I’ll be loving you ALWAYS (yeah, right)

 You know Stevie Wonder?  He has this song, “AS” and it is so good.  I was listening to over and over again today and then I didn’t have to even play it anymore because it was really stuck in my head.

Just as hate knows love’s the cure

You can rest your mind assure

That I’ll be loving you always

Until the rainbow burns the stars out in the sky—ALWAYS

Until the ocean covers every mountain high—ALWAYS

Until the dolphin flies and parrots live at sea—ALWAYS

Until we dream of life and life becomes a dream

Listening to this song is notable because for a few months, all the songs I heard made me think about Dave: father of my children, was my husband, a really important person in my life.  During that time I had to stop listening to anything in the car because I’d get all worked up—screamsinging along with songs, could be tears, maybe a little over-acting going on because all the songs were about Dave and me.  I could usually handle THE BEAT ATX 102.1 which plays hip hop but even on that station, I’d run into the occasional song that was either too offensive or actually touched a chord.  It was a difficult period in my music-listening life, but now, thank goodness, pop-music is not so hard.  I’m back to radio for the car rides and I don’t take it all so personally, though when listening to this particular song, I did have that moment of, “ha! Yeah, right…always” come up again, but I didn’t turn off the music in exasperation.  I actually enjoyed the song and it made me wonder…

How do you love someone, no matter what, forever and always?  (I guess Stevie gives himself an out if something freaky and apocalyptic strikes and rainbows start burning shit out of the sky… but even with that thrown in there, he really sounds like he means it.) I ask this because stuff changes, right?  Feelings and situations change and love, perhaps erroneously, is often treated like a feeling.  How do you keep on lovin’ if the person you love doesn’t love you back or doesn’t love you in the way you want to be loved? What if they die?  What if they are really mean to you?  None of these are conditions listed in the song… Can Stevie love someone forever even under these sorts of difficult circumstances or do we, as listeners and lovers just think, “yeah, you are feelin’ that now, Stevie, but we all know it might not last.”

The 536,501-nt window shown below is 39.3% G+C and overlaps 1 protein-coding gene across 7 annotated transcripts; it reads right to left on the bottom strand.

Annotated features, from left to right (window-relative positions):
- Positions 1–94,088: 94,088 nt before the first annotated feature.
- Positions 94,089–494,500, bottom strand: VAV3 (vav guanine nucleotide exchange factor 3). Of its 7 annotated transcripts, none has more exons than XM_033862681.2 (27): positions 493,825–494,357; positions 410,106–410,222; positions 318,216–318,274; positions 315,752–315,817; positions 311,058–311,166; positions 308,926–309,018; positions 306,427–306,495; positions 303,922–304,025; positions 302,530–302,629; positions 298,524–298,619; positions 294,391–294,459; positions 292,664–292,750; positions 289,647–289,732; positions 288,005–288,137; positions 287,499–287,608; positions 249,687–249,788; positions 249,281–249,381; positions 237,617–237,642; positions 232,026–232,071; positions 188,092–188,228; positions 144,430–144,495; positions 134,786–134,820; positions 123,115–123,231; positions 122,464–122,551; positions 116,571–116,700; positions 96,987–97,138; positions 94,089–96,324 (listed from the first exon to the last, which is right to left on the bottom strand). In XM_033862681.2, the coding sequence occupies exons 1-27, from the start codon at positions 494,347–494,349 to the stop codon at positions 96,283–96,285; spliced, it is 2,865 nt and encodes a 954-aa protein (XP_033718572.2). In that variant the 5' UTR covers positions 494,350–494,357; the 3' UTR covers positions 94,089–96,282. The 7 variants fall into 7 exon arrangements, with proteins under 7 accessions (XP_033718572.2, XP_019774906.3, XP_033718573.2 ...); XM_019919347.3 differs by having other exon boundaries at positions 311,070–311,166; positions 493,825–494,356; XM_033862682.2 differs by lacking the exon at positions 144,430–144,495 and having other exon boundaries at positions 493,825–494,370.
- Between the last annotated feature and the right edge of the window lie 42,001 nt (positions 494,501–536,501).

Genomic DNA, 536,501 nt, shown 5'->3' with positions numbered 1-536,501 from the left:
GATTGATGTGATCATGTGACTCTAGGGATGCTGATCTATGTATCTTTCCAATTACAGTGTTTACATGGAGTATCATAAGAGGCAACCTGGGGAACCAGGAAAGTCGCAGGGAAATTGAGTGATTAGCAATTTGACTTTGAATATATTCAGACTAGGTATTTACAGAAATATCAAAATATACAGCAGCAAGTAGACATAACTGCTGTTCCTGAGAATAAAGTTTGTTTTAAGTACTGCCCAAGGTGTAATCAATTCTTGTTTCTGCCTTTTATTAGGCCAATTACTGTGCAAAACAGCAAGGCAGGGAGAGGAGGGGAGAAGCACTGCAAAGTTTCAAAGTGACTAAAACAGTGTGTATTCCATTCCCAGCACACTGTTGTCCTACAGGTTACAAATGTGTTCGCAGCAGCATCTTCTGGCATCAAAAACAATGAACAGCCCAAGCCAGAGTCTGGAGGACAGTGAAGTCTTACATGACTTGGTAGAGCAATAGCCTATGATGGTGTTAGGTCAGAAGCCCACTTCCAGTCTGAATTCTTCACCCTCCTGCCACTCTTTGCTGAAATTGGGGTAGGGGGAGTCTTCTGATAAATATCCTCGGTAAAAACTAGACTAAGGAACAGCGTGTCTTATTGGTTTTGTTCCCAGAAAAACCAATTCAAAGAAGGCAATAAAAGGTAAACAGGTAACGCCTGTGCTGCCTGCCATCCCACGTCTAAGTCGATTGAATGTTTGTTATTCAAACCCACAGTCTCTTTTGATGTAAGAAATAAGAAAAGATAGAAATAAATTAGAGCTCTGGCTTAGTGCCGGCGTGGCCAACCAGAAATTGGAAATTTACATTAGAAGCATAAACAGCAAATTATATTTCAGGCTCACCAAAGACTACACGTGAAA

Loving someone when they don’t love you back certainly isn’t the way the economy of love tends to work.  If you are lovin’ someone always, but then they stop lovin’ you and start lovin’ someone else, say, then you might just drop the always.  You withdraw the love and turn it off inside yourself—sometimes denying the fact that there ever was a whole lot of lovin’ going on at all.  It’s a knee-jerk/save-yourself-reaction to the painful emotions that can arise.  Why do we do that?  Is it too much to handle to feel love and unloved at the same time?  Is that love in the midst of rejection too hard? Maybe the love is all mixed up with the other painful emotions and so we just throw that one out as we try to recover from the other stuff.